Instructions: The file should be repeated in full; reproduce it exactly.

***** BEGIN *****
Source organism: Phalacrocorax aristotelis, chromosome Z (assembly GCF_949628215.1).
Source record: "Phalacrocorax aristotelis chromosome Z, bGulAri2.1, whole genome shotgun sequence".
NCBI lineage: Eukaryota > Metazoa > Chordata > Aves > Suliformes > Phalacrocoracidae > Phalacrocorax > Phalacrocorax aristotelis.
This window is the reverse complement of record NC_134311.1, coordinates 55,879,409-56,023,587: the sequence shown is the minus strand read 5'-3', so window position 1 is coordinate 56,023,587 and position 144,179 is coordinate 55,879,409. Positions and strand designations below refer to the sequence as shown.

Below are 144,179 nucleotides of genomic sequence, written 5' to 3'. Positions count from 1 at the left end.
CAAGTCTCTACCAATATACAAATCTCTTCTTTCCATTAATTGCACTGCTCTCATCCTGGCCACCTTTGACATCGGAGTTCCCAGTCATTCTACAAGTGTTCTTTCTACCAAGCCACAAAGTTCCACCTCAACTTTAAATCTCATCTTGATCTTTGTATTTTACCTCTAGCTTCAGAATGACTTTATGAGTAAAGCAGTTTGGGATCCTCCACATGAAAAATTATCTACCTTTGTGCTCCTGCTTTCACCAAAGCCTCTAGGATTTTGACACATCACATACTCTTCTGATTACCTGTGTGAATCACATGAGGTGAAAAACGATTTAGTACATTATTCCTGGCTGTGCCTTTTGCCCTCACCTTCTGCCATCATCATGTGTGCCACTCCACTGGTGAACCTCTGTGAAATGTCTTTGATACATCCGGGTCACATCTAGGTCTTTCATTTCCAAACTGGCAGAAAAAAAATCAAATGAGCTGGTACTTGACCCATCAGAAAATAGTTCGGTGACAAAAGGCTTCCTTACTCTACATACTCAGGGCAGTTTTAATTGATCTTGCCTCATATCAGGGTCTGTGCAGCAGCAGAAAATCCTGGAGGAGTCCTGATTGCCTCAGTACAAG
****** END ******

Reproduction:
Source organism: Phalacrocorax aristotelis, chromosome Z (assembly GCF_949628215.1).
Source record: "Phalacrocorax aristotelis chromosome Z, bGulAri2.1, whole genome shotgun sequence".
NCBI lineage: Eukaryota > Metazoa > Chordata > Aves > Suliformes > Phalacrocoracidae > Phalacrocorax > Phalacrocorax aristotelis.
This window is the reverse complement of record NC_134311.1, coordinates 55,879,409-56,023,587: the sequence shown is the minus strand read 5'-3', so window position 1 is coordinate 56,023,587 and position 144,179 is coordinate 55,879,409. Positions and strand designations below refer to the sequence as shown.

Below are 144,179 nucleotides of genomic sequence, written 5' to 3'. Positions count from 1 at the left end.
CAAGTCTCTACCAATATACAAATCTCTTCTTTCCATTAATTGCACTGCTCTCATCCTGGCCACCTTTGACATCGGAGTTCCCAGTCATTCTACAAGTGTTCTTTCTACCAAGCCACAAAGTTCCACCTCAACTTTAAATCTCATCTTGATCTTTGTATTTTACCTCTAGCTTCAGAATGACTTTATGAGTAAAGCAGTTTGGGATCCTCCACATGAAAAATTATCTACCTTTGTGCTCCTGCTTTCACCAAAGCCTCTAGGATTTTGACACATCACATACTCTTCTGATTACCTGTGTGAATCACATGAGGTGAAAAACGATTTAGTACATTATTCCTGGCTGTGCCTTTTGCCCTCACCTTCTGCCATCATCATGTGTGCCACTCCACTGGTGAACCTCTGTGAAATGTCTTTGATACATCCGGGTCACATCTAGGTCTTTCATTTCCAAACTGGCAGAAAAAAAATCAAATGAGCTGGTACTTGACCCATCAGAAAATAGTTCGGTGACAAAAGGCTTCCTTACTCTACATACTCAGGGCAGTTTTAATTGATCTTGCCTCATATCAGGGTCTGTGCAGCAGCAGAAAATCCTGGAGGAGTCCTGATTGCCTCAGTACAAG